“Brexit presents a profound and complex challenge for our country and our politics. Yet seeing parliament reduce it (at best) to a problem to be mitigated and (at worst) to an existential threat that needs to be blocked, has been frustrating and dispiriting in equal measure. That is precisely the wrong outlook to take at this time. For all the policy conundrums it presents, Brexit is a moment of tremendous creative opportunity and renewal for our United Kingdom – an opportunity we do not want to miss.

As younger Conservative MPs, we are ambitious for our constituencies and the country we serve. Anchored by our faith in Conservatism as a force for good, we believe in hard work, individual responsibility, empathy, the power of people and a hand up where it is needed. We want to build a nation that is at ease with itself, whose pride comes from our values and achievements as a dynamic, twenty-first century democracy that is underpinned by a rich history, not defined by faded glory. None of us entered politics to obsess about Brexit. But we also understand the once-in-a-generation chance it gives us to fulfil the hopes we have for our nation, to reshape politics and to rebuild faith in the system that is at such a dangerously low ebb.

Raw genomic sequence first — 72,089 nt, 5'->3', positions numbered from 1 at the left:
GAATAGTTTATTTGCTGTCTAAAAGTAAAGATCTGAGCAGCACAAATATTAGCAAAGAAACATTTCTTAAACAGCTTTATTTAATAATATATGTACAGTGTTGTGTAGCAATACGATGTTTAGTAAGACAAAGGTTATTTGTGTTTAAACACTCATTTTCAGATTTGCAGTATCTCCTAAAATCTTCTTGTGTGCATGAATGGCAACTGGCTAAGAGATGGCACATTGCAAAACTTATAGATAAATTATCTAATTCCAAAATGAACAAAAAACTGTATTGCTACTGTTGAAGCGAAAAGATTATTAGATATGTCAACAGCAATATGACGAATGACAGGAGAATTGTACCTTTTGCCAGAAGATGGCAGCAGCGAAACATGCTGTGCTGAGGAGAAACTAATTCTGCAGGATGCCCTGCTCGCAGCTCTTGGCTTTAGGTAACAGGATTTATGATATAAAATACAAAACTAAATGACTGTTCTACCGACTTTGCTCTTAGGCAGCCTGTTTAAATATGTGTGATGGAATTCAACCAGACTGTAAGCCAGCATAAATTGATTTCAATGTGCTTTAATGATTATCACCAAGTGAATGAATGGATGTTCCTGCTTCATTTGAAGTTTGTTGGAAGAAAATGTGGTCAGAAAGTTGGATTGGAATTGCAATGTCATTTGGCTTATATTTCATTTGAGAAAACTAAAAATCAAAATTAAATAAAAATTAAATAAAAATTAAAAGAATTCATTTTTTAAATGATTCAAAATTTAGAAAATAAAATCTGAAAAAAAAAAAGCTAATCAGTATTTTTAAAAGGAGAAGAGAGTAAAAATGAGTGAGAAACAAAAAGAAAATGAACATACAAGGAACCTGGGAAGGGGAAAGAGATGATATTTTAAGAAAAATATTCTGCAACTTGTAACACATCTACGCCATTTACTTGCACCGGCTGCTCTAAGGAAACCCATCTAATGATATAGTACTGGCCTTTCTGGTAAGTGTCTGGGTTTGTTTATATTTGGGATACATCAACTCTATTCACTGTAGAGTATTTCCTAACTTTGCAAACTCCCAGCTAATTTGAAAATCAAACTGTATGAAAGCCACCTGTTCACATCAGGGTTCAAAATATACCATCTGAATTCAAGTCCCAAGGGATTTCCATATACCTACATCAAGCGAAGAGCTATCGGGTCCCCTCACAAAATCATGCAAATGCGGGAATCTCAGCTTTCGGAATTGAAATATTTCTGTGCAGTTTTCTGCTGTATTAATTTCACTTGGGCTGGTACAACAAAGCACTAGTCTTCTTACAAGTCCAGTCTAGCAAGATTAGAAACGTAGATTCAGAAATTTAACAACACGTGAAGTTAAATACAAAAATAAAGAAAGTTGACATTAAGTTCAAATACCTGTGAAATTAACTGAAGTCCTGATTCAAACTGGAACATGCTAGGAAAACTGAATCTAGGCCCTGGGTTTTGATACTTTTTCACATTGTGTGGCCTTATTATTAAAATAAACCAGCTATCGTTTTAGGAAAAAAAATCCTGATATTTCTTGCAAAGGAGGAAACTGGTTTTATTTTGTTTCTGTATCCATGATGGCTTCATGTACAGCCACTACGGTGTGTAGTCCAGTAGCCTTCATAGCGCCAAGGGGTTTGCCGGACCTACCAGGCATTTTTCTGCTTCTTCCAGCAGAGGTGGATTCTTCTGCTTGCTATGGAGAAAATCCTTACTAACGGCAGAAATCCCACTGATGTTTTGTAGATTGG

The Prime Minister is absolutely right when she says that we all want to move on from divisive Brexiteer and Remainer labels and start focusing on the broader challenges facing our nation. However, we have come together in our belief that the Withdrawal Agreement will not help us do that. Instead, we fear we are poised to sign up to a deal that leaves us with many of the frustrations of 40 years of EU membership and few of the gains from the bold decision that the British people took at the ballot box.